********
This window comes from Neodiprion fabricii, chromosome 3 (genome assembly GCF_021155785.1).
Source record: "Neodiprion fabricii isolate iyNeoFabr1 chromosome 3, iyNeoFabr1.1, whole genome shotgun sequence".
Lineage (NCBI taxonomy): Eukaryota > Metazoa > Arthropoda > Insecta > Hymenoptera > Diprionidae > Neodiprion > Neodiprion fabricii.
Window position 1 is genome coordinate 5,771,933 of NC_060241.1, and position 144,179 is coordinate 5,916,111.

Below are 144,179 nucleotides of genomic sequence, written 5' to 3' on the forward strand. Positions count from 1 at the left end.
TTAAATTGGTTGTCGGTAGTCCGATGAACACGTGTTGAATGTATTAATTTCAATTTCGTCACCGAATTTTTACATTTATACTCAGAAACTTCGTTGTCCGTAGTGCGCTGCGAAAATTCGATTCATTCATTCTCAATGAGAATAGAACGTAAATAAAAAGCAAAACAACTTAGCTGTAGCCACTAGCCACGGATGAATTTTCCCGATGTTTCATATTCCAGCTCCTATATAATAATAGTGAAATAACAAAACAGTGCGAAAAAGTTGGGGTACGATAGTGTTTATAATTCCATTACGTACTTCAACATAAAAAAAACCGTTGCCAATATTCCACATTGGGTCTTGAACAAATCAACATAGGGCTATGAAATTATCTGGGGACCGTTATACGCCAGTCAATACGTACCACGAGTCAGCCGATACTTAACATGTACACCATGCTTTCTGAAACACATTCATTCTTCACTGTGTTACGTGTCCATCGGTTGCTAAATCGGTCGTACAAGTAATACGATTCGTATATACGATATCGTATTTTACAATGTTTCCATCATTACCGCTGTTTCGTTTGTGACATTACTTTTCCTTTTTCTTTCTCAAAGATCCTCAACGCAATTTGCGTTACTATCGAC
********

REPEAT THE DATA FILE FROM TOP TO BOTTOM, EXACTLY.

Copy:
This window comes from Neodiprion fabricii, chromosome 3 (genome assembly GCF_021155785.1).
Source record: "Neodiprion fabricii isolate iyNeoFabr1 chromosome 3, iyNeoFabr1.1, whole genome shotgun sequence".
Lineage (NCBI taxonomy): Eukaryota > Metazoa > Arthropoda > Insecta > Hymenoptera > Diprionidae > Neodiprion > Neodiprion fabricii.
Window position 1 is genome coordinate 5,771,933 of NC_060241.1, and position 144,179 is coordinate 5,916,111.

Below are 144,179 nucleotides of genomic sequence, written 5' to 3' on the forward strand. Positions count from 1 at the left end.
TTAAATTGGTTGTCGGTAGTCCGATGAACACGTGTTGAATGTATTAATTTCAATTTCGTCACCGAATTTTTACATTTATACTCAGAAACTTCGTTGTCCGTAGTGCGCTGCGAAAATTCGATTCATTCATTCTCAATGAGAATAGAACGTAAATAAAAAGCAAAACAACTTAGCTGTAGCCACTAGCCACGGATGAATTTTCCCGATGTTTCATATTCCAGCTCCTATATAATAATAGTGAAATAACAAAACAGTGCGAAAAAGTTGGGGTACGATAGTGTTTATAATTCCATTACGTACTTCAACATAAAAAAAACCGTTGCCAATATTCCACATTGGGTCTTGAACAAATCAACATAGGGCTATGAAATTATCTGGGGACCGTTATACGCCAGTCAATACGTACCACGAGTCAGCCGATACTTAACATGTACACCATGCTTTCTGAAACACATTCATTCTTCACTGTGTTACGTGTCCATCGGTTGCTAAATCGGTCGTACAAGTAATACGATTCGTATATACGATATCGTATTTTACAATGTTTCCATCATTACCGCTGTTTCGTTTGTGACATTACTTTTCCTTTTTCTTTCTCAAAGATCCTCAACGCAATTTGCGTTACTATCGAC